Home-grown mikan (mandarin oranges) and yuzu (a type of citrus fruit) arrived from my parents' home in Toyama. I heard that they are grown without pesticides and even the peels taste good, so I put the finished mikan and yuzu peels in a Ziploc and stored them in the refrigerator. Since I had just returned from a business trip to Korea, I decided to make "mikan tea" with candied mikan peels, referring to yuzu tea (yujacha), a traditional drink in Korea. In fact, I mixed a little bit of yuzu peel and fruit into the tea, so I guess you could call it "mikan tea with a yuzu flavor."
After soaking the mikan and yuzu peels in water with a little vinegar for a while, rinse them clean under running water and wipe them carefully with a dish towel or kitchen paper to remove the water completely. Scrape off the white part on the underside of the mikan peel with a knife, then cut it into strips. Cut the yuzu peel into strips as well. Cut two yuzu fruits in half and squeeze them with a juicer, then peel off the fruit attached to the skin and chop them finely as well. Mix mikan peels, yuzu peels, chopped yuzu nuts, and yuzu juice in a bowl, and add 80% to the same amount of sugar (we used cane sugar), stirring to distribute it throughout. Leave the sugar in the jar for 3 to 5 days at room temperature, then put the jar in the refrigerator for 20 days to mature. The mixture will gradually thicken, but once the sugar and water from the peel are blended, it can be drunk the next day.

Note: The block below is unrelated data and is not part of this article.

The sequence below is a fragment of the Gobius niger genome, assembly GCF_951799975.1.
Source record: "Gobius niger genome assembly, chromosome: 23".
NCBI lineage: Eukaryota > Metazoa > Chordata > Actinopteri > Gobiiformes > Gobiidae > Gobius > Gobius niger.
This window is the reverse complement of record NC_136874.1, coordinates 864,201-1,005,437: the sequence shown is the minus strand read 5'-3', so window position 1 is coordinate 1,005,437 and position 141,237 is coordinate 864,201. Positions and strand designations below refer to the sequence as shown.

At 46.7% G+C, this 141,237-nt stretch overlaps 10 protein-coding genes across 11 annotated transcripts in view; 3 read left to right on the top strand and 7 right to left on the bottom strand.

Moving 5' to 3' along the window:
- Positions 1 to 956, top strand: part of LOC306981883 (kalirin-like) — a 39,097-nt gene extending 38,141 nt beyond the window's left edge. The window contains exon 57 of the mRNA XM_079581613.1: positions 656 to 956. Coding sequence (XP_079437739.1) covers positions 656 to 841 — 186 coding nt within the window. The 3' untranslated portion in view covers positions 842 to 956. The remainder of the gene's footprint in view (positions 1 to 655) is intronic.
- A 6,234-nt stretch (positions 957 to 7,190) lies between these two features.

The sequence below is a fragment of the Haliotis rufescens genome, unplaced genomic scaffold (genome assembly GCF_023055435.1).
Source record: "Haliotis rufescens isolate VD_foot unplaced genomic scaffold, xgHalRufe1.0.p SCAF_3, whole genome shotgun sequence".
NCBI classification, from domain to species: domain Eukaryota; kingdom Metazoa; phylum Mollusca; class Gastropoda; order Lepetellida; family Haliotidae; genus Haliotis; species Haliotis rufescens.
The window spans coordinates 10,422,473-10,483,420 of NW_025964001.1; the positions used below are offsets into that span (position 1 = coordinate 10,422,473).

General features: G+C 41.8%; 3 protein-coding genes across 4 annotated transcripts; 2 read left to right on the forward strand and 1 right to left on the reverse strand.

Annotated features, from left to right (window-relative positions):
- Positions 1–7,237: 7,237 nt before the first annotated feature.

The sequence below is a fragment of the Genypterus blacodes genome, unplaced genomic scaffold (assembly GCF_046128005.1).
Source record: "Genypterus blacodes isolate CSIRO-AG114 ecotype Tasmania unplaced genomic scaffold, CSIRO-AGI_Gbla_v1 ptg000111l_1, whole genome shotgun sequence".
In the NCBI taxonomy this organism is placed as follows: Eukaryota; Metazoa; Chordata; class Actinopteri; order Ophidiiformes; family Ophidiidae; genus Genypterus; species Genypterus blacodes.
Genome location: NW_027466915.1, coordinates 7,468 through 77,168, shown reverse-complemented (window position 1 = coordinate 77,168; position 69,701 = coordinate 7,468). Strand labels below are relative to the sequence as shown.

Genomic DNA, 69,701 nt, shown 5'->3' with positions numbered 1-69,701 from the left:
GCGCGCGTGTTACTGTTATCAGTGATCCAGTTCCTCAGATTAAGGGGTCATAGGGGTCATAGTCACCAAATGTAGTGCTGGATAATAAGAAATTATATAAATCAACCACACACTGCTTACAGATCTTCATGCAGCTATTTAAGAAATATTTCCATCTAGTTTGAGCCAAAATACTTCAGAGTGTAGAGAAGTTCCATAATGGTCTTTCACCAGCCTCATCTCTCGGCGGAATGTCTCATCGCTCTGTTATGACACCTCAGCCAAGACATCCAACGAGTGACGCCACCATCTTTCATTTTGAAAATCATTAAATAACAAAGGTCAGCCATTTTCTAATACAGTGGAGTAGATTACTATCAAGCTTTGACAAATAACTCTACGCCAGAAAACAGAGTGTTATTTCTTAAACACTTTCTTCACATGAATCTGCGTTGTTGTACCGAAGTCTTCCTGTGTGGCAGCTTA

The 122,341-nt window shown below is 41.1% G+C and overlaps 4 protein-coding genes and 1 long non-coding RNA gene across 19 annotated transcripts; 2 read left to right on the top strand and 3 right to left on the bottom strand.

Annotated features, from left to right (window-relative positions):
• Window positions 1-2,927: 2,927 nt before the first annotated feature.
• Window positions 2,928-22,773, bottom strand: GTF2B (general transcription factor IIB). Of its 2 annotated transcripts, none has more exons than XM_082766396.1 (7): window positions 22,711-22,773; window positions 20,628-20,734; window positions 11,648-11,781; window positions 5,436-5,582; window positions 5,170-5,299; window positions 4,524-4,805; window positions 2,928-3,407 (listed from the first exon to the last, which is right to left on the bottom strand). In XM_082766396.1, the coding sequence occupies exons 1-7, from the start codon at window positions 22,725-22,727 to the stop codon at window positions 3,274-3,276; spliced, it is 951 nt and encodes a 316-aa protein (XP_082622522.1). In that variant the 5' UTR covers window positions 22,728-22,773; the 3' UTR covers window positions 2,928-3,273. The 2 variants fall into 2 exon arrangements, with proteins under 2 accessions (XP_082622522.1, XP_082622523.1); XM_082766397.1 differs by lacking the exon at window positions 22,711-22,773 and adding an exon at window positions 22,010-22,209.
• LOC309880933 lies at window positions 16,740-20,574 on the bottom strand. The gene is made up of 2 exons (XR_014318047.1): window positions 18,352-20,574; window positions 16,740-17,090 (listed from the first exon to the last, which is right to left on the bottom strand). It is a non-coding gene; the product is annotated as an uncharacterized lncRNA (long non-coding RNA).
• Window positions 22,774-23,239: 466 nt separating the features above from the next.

The peel of mikan, dried for a long time, is called "chenpi," and has been valued as a Chinese herbal medicine to relieve various symptoms of coughs and colds. The components of the peel, such as limonene and terpin, are believed to have a calming and relaxing effect on the body and mind. The soft and gentle aroma that rises softly when hot water is poured makes one feel somewhat relaxed.
For storing mikan tea, we recommend Square M by Noda Horo, Canister S by Koizumi Glass, or Schale 90x90. You can drink it in your favorite cup with plain hot water or green tea, add it to dressings, put it in pancakes, and enjoy it in many other ways depending on your ingenuity. Mikan tea and yuzu tea, which warm the body from the inside, will surely support you in your cold winter days. If you have any leftover yuzu or mikan after eating delicious mikan, please try making them.
Noda Horo's Square M with a Lid
Koizumi Glass's Canister S
Koizumi Glass's Schale 90x90